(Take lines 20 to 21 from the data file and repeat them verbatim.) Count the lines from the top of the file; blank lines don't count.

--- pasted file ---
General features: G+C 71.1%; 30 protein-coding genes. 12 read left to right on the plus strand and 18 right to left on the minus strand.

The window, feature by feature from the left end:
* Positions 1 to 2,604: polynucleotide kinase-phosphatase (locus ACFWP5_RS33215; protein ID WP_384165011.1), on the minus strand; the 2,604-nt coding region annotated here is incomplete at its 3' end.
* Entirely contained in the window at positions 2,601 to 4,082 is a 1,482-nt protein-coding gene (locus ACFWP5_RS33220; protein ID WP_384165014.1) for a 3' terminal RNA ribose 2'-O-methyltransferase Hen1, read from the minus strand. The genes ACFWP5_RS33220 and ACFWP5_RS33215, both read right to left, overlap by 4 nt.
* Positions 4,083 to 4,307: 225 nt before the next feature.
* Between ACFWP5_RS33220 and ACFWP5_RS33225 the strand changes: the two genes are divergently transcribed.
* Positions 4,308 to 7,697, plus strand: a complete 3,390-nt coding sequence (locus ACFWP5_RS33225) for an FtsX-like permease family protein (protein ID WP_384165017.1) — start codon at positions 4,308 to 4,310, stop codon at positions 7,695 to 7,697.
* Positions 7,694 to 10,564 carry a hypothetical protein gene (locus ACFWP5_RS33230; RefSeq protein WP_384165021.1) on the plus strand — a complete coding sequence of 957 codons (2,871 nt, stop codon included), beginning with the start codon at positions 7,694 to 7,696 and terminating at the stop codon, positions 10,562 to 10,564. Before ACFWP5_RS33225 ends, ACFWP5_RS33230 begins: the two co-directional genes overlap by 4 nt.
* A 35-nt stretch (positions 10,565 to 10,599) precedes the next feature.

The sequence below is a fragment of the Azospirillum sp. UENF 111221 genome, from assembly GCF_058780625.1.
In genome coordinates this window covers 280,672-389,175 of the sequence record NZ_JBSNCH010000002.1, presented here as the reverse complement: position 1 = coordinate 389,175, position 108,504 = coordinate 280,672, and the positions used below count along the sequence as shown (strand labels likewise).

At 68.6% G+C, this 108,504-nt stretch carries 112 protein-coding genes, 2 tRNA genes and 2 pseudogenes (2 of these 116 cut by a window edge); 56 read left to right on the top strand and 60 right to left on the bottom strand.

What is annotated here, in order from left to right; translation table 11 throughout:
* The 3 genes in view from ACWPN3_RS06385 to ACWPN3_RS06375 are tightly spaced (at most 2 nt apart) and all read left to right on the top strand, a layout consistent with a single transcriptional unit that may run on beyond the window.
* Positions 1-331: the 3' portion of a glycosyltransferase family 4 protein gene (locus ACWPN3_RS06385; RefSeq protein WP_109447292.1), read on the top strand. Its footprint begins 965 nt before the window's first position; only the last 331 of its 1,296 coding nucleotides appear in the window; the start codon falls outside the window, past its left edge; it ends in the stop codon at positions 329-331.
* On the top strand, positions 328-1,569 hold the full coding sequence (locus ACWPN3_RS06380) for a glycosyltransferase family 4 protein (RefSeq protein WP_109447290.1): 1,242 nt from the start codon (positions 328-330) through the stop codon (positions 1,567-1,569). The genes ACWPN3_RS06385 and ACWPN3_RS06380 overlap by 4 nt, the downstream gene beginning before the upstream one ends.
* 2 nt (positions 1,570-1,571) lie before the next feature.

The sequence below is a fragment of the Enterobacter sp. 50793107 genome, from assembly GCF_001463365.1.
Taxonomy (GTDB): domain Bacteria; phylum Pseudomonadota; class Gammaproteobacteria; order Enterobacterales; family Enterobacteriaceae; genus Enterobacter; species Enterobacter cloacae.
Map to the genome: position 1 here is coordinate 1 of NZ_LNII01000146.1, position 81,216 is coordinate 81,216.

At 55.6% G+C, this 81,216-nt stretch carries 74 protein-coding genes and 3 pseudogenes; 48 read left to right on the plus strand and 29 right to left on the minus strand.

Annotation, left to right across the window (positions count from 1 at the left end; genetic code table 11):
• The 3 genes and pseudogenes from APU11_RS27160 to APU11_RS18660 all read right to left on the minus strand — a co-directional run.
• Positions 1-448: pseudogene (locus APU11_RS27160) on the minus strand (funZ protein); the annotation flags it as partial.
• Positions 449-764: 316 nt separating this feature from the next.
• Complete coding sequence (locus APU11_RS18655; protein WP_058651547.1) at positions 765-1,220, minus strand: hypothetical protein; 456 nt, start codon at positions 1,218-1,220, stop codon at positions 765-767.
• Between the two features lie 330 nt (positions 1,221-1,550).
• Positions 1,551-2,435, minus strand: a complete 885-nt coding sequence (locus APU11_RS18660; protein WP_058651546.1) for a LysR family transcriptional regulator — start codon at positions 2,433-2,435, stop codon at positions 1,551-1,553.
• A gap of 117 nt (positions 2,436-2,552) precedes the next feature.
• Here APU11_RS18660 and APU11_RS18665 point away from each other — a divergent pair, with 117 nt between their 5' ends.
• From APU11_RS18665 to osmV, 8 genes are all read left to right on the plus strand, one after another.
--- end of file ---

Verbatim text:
Map to the genome: position 1 here is coordinate 1 of NZ_LNII01000146.1, position 81,216 is coordinate 81,216.

At 55.6% G+C, this 81,216-nt stretch carries 74 protein-coding genes and 3 pseudogenes; 48 read left to right on the plus strand and 29 right to left on the minus strand.